I clutch my pouch close to my chest and take another step forward, my breathing heavy as another thought registers: the metal and glass aren’t scarce at all. They’re abundant, hidden. Shrouded by lies in four metal walls where no one will see and no one will question.

The Chancellors, the soldiers—they’re all liars. Even
, who broke in here days ago, never said a word to me.

The alarm cuts off. The lights stop pulsing, illuminating everything in a bloody hue. My time is running out. I step toward the metal first, reaching for a flat sheet amidst the mess of scraps and nails.

I gasp. I’m falling.

Someone crashes into me, knocking the air from my lungs and the thoughts from my mind. The ground rushes up and the impact of cool concrete racks my body. I hear an
that reminds me of the boy.
The boy.

I sit up before struggling to my feet. He stands, too, a sharp inhale shattering the heavy silence. I stiffen.

My mask is on the floor.

Time seems to stop when I realize what this means. I hold my breath for barely a beat before that overwhelming desire forces me to inhale the deadly air.

Sweet, musty, delectable. The toxic air of Jutaire slithers through my nostrils and fills my lungs in layers and layers of richness. Shivers tremor up and down the length of my body. A relieved sigh slips from my lips. One breath is all it takes, and I can’t stop. I can’t think. I can’t do anything but breathe.

The air of Jutaire is as dangerous for me as it is for any human. It kills them. It makes me drunk with its sweetness.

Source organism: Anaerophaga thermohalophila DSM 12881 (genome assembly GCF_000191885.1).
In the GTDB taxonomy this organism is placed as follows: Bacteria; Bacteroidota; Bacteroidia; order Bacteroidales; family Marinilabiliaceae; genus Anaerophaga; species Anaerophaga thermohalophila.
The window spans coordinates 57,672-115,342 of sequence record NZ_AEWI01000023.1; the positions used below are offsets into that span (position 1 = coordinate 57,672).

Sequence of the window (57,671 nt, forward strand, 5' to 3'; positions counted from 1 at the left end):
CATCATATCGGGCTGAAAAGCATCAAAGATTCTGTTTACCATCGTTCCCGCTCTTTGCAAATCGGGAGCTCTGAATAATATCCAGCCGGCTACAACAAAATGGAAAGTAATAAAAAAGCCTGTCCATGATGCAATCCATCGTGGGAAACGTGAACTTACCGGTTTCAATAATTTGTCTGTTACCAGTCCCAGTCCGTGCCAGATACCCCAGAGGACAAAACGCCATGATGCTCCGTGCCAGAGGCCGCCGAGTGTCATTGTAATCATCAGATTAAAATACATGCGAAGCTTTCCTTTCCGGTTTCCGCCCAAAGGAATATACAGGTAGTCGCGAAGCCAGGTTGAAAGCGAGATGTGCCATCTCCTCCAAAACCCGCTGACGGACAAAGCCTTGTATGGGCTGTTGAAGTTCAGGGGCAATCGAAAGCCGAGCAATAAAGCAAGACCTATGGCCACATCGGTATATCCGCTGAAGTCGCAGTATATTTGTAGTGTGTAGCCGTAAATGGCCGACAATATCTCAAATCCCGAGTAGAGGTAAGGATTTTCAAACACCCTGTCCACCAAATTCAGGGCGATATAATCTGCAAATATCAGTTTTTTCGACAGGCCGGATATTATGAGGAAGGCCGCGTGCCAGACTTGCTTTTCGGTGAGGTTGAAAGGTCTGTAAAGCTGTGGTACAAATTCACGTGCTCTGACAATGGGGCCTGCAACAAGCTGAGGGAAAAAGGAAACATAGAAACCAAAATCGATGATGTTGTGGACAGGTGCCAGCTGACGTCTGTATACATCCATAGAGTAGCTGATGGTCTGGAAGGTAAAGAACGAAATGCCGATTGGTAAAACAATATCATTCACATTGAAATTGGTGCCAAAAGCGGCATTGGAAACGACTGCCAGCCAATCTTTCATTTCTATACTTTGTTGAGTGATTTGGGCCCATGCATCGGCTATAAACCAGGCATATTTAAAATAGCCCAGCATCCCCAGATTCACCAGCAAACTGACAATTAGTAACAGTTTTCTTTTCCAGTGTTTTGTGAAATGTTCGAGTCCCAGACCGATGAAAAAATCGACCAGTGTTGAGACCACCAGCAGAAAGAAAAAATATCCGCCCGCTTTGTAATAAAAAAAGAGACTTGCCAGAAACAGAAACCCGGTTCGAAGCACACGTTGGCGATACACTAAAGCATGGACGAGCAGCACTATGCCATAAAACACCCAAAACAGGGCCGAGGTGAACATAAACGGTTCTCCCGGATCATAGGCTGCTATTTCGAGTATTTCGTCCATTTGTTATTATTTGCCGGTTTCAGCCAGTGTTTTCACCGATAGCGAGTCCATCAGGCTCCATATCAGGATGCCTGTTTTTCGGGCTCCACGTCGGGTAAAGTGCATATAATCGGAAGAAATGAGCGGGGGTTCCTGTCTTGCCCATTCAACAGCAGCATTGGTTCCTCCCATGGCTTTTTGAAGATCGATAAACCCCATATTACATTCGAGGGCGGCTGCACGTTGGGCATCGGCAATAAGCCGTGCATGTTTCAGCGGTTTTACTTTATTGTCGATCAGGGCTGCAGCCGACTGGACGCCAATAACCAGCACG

This is what I discovered three days ago that Father never told me for seventeen years of my life that no one else should know.

I can’t be human.

“Who are you?” An unforgiving silence follows the words. My breath catches.

The boy takes a tentative step toward me—I have to get out of here—then another.
Thud, thud, thud
goes my heart. He stops. I look up, and my heart skips a beat. His eyes shimmer a brilliant blue: the color of the ocean as Father described it to me, countless times on countless nights. Surprise flits across them when he looks closer— and something else. Recognition? His face is chiseled, skin a light bronze. His hair is deep, dark ebony.

Every color on him is profound. Like Earth.

“What are you doing here?” His voice is soft and demanding. I open my mouth, but words don’t come. Now that the thrill of the air has subsided, all I can think of is my mask on the floor.